Bast, Goddess of Protection and Pleasure
Bast, Egyptian goddess of sensual pleasure, protector of the household, bringer of health, and the guardian saint of firefighters -- she was the original mistress of multi-tasking!
Also called Bastet or Basthet, the goddess Bast is widely known today as the "Cat Goddess". Legend has it that, by day, Bast would ride through the sky with her father, the sun god Ra, his boat pulling the sun through the sky.
Ever watchful, she protected Ra from his enemies. Thus she became known as the Lady of the East, the Goddess of the Rising Sun, and The Sacred and All-Seeing Eye.
But by night, she was a different creature entirely! Bast transformed herself into a cat (renowned for its superb night vision) to guard her father from Apep (also known as Apophis), a serpent who was her father's greatest enemy.
Ra's priests burned wax models of the snake and wrote his name with green ink, trying to put a "hex" on him -- but to no avail. Finally, with her cat eyes shining in the dark, she managed to kill the evil serpent.
Credited with killing the vile Apep, the goddess Bast ensured the warmth of the sun would continue to bless the delta of the Nile with fertile soil and abundant crops and was honored as a goddess of fertility.
Because of her all-seeing sacred eye (called the utchat) that magically saw through the dark, Bast is one of the few sun goddesses that is also classified as a moon goddess...with her glowing cat's eye reminding us of the moon that it reflects.
One of the most ancient of the Egyptian goddesses, she is depicted as a slender woman having the head of a domestic cat. Sometimes she is shown holding a sistrum, a rattle used as a musical instrument in ancient times. Agile and lithe, Bast was recognized as the goddess of music and dance.
The worship of Bast began around 3,500 B.C.E., before the invention of writing. In 950 B.C.E. it became the 'national religion' when her hometown, Baubastis, became the capitol of Egypt.
Her shrine in Baubastis, fashioned from blocks of pink granite and the lengthy entrance lined with enormous trees, was considered to be one of the most beautiful temples in the world.
The grounds of the templeheld an extensive cat cemetery, where her beloved companions after being mummified, were entombed so they could join Bast in the spirit world.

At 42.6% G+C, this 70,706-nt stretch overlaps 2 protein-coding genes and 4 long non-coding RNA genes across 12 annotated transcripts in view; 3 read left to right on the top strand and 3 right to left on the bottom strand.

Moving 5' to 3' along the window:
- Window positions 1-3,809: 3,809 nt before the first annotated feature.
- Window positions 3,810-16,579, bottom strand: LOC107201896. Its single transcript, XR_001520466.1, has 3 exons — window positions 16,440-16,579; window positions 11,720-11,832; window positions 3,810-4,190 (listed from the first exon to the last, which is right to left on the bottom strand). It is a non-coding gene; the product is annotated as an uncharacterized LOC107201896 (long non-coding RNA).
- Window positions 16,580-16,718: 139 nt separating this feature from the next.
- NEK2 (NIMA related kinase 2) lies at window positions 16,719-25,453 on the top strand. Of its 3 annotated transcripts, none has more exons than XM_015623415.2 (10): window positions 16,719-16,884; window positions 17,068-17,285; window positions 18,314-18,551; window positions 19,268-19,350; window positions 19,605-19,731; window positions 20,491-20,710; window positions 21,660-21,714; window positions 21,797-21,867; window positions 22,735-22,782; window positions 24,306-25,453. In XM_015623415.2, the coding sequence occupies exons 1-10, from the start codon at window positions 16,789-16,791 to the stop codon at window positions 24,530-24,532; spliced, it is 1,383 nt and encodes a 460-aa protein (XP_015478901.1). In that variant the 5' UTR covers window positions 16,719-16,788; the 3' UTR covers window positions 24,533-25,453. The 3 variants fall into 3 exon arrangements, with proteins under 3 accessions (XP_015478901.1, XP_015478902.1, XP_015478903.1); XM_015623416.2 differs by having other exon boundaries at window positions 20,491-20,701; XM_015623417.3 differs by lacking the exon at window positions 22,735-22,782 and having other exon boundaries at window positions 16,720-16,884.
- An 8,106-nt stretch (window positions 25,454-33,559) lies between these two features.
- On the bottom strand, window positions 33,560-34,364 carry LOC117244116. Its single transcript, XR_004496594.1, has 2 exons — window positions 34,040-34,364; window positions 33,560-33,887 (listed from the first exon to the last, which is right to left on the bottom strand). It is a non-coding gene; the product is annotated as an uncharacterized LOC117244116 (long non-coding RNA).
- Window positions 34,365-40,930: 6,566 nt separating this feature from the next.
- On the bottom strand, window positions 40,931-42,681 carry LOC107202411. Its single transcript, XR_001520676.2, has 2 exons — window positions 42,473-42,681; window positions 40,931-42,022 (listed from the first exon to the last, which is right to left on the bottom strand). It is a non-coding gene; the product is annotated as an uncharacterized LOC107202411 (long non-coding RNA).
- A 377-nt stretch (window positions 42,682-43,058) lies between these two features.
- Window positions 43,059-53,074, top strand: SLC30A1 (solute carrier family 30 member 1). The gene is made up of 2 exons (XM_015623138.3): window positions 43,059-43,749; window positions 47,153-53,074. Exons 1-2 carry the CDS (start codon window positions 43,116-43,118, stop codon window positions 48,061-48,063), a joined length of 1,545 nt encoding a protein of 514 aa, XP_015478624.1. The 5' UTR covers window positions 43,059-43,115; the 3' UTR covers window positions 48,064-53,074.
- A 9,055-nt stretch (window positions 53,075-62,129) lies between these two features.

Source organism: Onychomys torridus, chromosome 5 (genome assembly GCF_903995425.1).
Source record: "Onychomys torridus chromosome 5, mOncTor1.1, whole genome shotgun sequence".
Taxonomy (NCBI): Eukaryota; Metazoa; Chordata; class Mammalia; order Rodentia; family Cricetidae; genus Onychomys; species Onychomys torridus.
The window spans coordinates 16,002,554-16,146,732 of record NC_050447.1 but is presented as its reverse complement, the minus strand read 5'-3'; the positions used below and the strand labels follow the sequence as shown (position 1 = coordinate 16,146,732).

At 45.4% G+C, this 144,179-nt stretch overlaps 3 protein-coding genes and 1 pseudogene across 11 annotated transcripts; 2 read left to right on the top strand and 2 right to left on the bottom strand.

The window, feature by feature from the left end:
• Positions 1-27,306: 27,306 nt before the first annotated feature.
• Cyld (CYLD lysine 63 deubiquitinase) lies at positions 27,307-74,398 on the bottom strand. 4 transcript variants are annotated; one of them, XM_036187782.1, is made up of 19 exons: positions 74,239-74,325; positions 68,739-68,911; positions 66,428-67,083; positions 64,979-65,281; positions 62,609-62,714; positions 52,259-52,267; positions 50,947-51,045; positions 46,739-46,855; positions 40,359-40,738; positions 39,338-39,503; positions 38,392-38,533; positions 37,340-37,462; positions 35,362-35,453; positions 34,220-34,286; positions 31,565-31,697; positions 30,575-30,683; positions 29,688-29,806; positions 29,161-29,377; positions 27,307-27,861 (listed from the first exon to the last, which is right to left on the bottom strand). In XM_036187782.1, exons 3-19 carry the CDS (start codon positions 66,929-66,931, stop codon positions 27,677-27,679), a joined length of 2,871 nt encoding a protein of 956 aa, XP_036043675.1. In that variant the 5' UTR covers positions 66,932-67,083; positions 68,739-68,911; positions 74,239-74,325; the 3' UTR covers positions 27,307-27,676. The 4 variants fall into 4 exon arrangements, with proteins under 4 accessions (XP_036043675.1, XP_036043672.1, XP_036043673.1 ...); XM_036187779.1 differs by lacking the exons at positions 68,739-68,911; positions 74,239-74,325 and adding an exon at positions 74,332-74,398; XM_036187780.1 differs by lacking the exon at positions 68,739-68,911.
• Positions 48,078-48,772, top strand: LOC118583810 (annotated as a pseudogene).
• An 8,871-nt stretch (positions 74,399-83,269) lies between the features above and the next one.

Cats were honored in the temples of Bast and many felines were in permanent residence there. If a local house caught on fire, the cats would be dispatched to run into the flames, drawing them out of the building. (History's first record of a fire brigade!)
Undoubtedly many returned to the temple a bit singed, but as heroes of the townspeople. Any unfortunate kitty who perished in the undertaking would be restored to life by the goddess Bast. This is possibly the source of the belief that cats have nine lives.
Consistent with her cat-like image and her status as a fertility goddess, Bast was associated with childbirth, perhaps because of the mother cat's continuous production of litters and the loving way she fiercely defends and cares for her kittens.
As a gentler, more benevolent, evolution of the lion-headed goddess Sekhmet, her violent and bloody sister who could bring plagues, the goddess Bast could be invoked to prevent the spread of illness.
Most households contained a small statue of Bast as a form of household protection . . . The All-Seeing Eye, to ward off thieves . . . as the Cat Goddess, to keep the house free of snakes. . . and as the healer to ward off infectious diseases.
An amulet with the utchat (all-seeing eye) hung over the door deterred thieves and vandals, placed over the mantel it averted illness, worn around the neck it protected you as you traveled. An amulet featuring a mother cat with several kittens suckling or playing at her feet was often given as a wedding present to a bride, invoking the help of the goddess to insure that a woman would be able to conceive and bear children